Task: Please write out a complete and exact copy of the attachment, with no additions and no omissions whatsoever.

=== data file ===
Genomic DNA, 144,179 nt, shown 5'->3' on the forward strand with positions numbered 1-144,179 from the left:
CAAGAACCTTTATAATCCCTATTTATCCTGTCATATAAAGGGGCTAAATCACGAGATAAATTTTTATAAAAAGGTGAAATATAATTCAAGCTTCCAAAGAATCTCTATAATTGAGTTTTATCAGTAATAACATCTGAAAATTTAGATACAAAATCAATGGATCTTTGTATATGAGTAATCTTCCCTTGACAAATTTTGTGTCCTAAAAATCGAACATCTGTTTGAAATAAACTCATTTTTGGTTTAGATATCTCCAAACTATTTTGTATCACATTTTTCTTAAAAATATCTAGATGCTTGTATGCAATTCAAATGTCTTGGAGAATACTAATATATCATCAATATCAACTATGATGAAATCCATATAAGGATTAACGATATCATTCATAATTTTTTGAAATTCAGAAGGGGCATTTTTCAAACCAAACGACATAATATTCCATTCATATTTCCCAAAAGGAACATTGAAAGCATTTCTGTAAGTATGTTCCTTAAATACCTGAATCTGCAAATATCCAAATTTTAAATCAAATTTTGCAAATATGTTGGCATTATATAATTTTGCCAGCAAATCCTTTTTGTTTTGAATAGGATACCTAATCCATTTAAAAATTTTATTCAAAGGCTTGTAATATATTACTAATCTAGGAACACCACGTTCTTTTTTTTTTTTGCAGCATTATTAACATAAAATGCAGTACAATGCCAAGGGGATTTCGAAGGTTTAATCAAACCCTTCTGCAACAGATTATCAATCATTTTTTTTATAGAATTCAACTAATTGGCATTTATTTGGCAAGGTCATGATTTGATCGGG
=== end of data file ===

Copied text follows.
Genomic DNA, 144,179 nt, shown 5'->3' on the forward strand with positions numbered 1-144,179 from the left:
CAAGAACCTTTATAATCCCTATTTATCCTGTCATATAAAGGGGCTAAATCACGAGATAAATTTTTATAAAAAGGTGAAATATAATTCAAGCTTCCAAAGAATCTCTATAATTGAGTTTTATCAGTAATAACATCTGAAAATTTAGATACAAAATCAATGGATCTTTGTATATGAGTAATCTTCCCTTGACAAATTTTGTGTCCTAAAAATCGAACATCTGTTTGAAATAAACTCATTTTTGGTTTAGATATCTCCAAACTATTTTGTATCACATTTTTCTTAAAAATATCTAGATGCTTGTATGCAATTCAAATGTCTTGGAGAATACTAATATATCATCAATATCAACTATGATGAAATCCATATAAGGATTAACGATATCATTCATAATTTTTTGAAATTCAGAAGGGGCATTTTTCAAACCAAACGACATAATATTCCATTCATATTTCCCAAAAGGAACATTGAAAGCATTTCTGTAAGTATGTTCCTTAAATACCTGAATCTGCAAATATCCAAATTTTAAATCAAATTTTGCAAATATGTTGGCATTATATAATTTTGCCAGCAAATCCTTTTTGTTTTGAATAGGATACCTAATCCATTTAAAAATTTTATTCAAAGGCTTGTAATATATTACTAATCTAGGAACACCACGTTCTTTTTTTTTTTTGCAGCATTATTAACATAAAATGCAGTACAATGCCAAGGGGATTTCGAAGGTTTAATCAAACCCTTCTGCAACAGATTATCAATCATTTTTTTTATAGAATTCAACTAATTGGCATTTATTTGGCAAGGTCATGATTTGATCGGG